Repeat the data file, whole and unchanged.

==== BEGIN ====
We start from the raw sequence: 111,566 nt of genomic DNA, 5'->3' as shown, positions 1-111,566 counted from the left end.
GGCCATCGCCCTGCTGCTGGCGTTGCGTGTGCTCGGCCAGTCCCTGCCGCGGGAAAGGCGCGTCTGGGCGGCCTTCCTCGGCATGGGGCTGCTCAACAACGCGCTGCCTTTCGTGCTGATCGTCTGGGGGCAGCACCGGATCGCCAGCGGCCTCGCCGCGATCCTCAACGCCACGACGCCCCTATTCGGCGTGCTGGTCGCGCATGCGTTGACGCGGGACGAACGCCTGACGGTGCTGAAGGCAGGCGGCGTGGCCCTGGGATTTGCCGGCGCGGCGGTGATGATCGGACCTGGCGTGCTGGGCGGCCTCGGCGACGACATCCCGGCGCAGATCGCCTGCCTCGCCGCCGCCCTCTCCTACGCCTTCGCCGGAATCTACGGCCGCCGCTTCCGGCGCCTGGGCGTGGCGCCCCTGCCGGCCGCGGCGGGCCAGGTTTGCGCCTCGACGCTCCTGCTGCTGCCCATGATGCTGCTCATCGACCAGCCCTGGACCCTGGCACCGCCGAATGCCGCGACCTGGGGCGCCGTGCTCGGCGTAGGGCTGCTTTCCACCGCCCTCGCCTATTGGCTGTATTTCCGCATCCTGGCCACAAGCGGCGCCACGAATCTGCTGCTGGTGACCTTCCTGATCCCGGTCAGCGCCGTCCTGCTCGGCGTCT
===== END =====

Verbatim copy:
We start from the raw sequence: 111,566 nt of genomic DNA, 5'->3' as shown, positions 1-111,566 counted from the left end.
GGCCATCGCCCTGCTGCTGGCGTTGCGTGTGCTCGGCCAGTCCCTGCCGCGGGAAAGGCGCGTCTGGGCGGCCTTCCTCGGCATGGGGCTGCTCAACAACGCGCTGCCTTTCGTGCTGATCGTCTGGGGGCAGCACCGGATCGCCAGCGGCCTCGCCGCGATCCTCAACGCCACGACGCCCCTATTCGGCGTGCTGGTCGCGCATGCGTTGACGCGGGACGAACGCCTGACGGTGCTGAAGGCAGGCGGCGTGGCCCTGGGATTTGCCGGCGCGGCGGTGATGATCGGACCTGGCGTGCTGGGCGGCCTCGGCGACGACATCCCGGCGCAGATCGCCTGCCTCGCCGCCGCCCTCTCCTACGCCTTCGCCGGAATCTACGGCCGCCGCTTCCGGCGCCTGGGCGTGGCGCCCCTGCCGGCCGCGGCGGGCCAGGTTTGCGCCTCGACGCTCCTGCTGCTGCCCATGATGCTGCTCATCGACCAGCCCTGGACCCTGGCACCGCCGAATGCCGCGACCTGGGGCGCCGTGCTCGGCGTAGGGCTGCTTTCCACCGCCCTCGCCTATTGGCTGTATTTCCGCATCCTGGCCACAAGCGGCGCCACGAATCTGCTGCTGGTGACCTTCCTGATCCCGGTCAGCGCCGTCCTGCTCGGCGTCT